A treehouse always ensures a great experience. Whether you build it in a simple or extravagant manner, for a kid’s play area or a quick escape for adults, a treehouse will help you be one with nature right on your property.
Generally speaking, you don’t need a permit if you’re planning to build a treehouse that is a couple of feet above the ground and doesn’t exceed 80 square feet. However, you should always check your local government’s minimum requirements for a treehouse as some states do require a permit if you exceed the square feet, elevation, and amenities on the treehouse.
Before planning on constructing your dream playhouse, there are several factors that you need to consider, such as insurances, building codes, permits, tree species, and your neighbors. In this article, we’ll discuss the factors we’ve mentioned, the added value of a treehouse on your property, and several state regulations on treehouses.
Factors to Consider Before You Build a Treehouse in Your Backyard
When planning to build a backyard treehouse, you must consider the seven factors listed below to ensure that you don’t break any law nor annoy your neighbor. By considering those, you’ll be able to construct your playhouse with little to no hassle from other people.
Not everyone is fond of treehouses, especially if you’re on the other side of the fence and your neighbor’s treehouse is blocking your view. Thus, before building a playhouse in your backyard, talk to your neighbors to see if it’s alright with them. By doing so, you can avoid future fights or to get reported to the local officials. After all, you wouldn’t want to be forced to take down your hard-worked treehouse when that happens.
- Homeowners’ Insurance
Some insurance providers cover treehouses as part of your property. Although, you must first check with your insurance partner as sometimes, they require specific guidelines or precautions before drafting the coverage. For instance, some companies require adult supervision when children are playing in the treehouse or deny children access to the stairs or ladder when there are no adults around.
- Homeowners’ Association
Depending on your neighborhood, you might need to check with other HOA members regarding your plans for building a treehouse. Make sure to prepare detailed drawings and the complete setup of the entire space. You can present this to the HOA members and see if everything adheres to the rules within your neighborhood.
- Building Codes and Other Legal Issues
Once you get the green light from your neighbors, insurance providers, and homeowners’ association, you should visit your local building department. The officers should be able to tell you if you can indeed build a treehouse in your backyard.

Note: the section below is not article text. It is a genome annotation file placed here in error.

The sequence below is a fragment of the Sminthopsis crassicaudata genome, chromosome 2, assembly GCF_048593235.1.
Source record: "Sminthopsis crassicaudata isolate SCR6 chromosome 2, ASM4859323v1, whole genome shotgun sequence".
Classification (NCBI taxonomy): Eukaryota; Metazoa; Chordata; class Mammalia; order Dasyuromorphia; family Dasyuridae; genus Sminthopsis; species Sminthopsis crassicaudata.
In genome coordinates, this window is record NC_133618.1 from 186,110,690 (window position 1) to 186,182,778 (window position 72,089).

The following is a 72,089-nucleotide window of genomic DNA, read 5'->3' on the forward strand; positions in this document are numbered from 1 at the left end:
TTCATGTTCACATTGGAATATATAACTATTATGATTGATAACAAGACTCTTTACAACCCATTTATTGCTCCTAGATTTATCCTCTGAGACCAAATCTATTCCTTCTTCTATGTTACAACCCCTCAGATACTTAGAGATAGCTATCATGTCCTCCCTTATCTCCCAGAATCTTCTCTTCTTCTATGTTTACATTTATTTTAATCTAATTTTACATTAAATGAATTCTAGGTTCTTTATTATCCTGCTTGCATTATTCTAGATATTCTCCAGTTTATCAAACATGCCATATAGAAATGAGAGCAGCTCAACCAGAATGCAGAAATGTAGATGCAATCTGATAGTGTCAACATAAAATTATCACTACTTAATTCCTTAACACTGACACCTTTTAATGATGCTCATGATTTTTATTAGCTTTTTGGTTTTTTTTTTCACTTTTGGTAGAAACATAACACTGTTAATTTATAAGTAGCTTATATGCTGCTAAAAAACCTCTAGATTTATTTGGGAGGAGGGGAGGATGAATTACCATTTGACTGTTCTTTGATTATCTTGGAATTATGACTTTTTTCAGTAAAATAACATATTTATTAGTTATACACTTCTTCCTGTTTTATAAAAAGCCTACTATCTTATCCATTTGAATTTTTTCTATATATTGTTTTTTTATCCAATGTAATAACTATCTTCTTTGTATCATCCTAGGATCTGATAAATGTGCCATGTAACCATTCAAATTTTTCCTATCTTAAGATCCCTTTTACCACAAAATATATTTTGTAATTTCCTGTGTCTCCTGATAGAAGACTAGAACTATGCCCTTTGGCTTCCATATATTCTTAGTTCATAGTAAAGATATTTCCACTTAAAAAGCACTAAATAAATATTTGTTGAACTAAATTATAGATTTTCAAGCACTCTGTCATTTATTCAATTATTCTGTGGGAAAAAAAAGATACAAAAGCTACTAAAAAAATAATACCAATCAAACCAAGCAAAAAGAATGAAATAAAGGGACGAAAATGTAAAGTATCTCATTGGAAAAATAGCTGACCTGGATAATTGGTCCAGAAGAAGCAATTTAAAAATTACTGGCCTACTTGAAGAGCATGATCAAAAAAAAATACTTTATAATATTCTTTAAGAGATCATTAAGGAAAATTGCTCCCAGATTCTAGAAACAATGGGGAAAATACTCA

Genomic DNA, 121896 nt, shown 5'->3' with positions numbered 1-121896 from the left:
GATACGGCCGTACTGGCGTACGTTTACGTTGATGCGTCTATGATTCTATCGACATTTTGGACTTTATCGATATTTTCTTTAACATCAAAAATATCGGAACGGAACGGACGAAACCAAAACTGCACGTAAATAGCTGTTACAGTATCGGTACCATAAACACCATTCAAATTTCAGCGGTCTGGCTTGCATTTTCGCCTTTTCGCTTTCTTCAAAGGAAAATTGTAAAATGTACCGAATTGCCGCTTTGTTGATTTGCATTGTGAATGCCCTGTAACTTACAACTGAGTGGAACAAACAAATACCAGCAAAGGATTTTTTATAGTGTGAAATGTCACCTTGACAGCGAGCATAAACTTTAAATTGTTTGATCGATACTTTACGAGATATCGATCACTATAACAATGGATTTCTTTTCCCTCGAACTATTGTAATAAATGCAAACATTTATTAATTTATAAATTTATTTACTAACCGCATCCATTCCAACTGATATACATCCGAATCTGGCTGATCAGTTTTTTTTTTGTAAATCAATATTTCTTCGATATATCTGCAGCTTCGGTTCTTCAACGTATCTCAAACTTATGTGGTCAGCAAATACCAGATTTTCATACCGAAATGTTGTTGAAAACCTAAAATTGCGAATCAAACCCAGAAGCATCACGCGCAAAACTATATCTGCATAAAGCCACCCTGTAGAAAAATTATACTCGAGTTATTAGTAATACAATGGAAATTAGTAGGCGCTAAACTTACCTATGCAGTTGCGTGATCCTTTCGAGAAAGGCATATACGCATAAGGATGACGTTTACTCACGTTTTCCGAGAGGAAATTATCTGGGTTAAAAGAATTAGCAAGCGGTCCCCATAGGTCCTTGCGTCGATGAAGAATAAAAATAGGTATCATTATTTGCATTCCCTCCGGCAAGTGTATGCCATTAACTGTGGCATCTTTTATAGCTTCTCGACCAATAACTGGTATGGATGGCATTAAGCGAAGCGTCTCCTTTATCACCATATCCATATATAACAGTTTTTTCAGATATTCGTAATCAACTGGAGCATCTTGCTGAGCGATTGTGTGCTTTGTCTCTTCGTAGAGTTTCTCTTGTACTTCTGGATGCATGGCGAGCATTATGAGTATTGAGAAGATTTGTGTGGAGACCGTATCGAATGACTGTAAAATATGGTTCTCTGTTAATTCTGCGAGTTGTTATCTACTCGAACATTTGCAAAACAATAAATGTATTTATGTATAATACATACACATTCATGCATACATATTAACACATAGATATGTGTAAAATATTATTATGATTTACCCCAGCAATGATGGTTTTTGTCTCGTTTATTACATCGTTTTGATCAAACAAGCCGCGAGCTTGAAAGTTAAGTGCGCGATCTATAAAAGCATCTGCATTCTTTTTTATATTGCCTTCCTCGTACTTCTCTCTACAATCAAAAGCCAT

Make sure to present the overall structure of your treehouse, its proximity to your property line, its distance above the ground, and whether or not it provides any utilities, like water and electricity. In some cases, your building department may require engineering plans, visit inspections during construction, or building permits.
Be sure to follow what your building department says or asks from you to ensure that your treehouse won’t get demolished, fined, or face lawsuits in the future.
- Hiring a Professional
Hiring a professional to help you plan out your treehouse is crucial to ensure that the ground base and branches of the tree can support the weight of your project. You must discuss the planned size for your treehouse and the amenities with them so that they can estimate whether the platform can fit into the tree or not. The professional will also explain to you what tools and materials you’ll need to use for your project to be successful.
- Tree Species
The next factor you need to consider is the tree species where you’ll settle your treehouse. Check with the USDA plant website whether the tree in your backyard is listed as an endangered or threatened species on a national, state, or county level. If it’s not on the list, then you’re one step closer to building your project.
Another thing to consider when looking at the tree species is how prone it is to dropping heavy branches. For example, alders and cottonwoods are known for dropping their branches, so make sure to avoid those species. If you’re not sure, go to your local horticulture extension agent and ask for advice.
- Potential Tree Damage
Strong winds and hurricanes can topple any tree with poor root systems. This is especially true when you’re adding the weight of a treehouse, cutting into trunks, removing branches for your platform to fit, or drilling holes to install fasteners. Thus, before doing any activity, make sure to contact a certified arborist to examine the tree. In most cases, they will be able to determine if the tree can handle the stress of the work and the added weight.
Does a Treehouse Add Value to Your Home?
You might be wondering whether or not a treehouse can add value to your home. There’s no concrete answer to this question as you need to consider the following two scenarios:
- The condition of the treehouse
A treehouse can add resale value to your home if it’s in perfect condition and adds beauty to your property. However, if not properly maintained and considered a rundown structure, it can decrease the value of your entire property.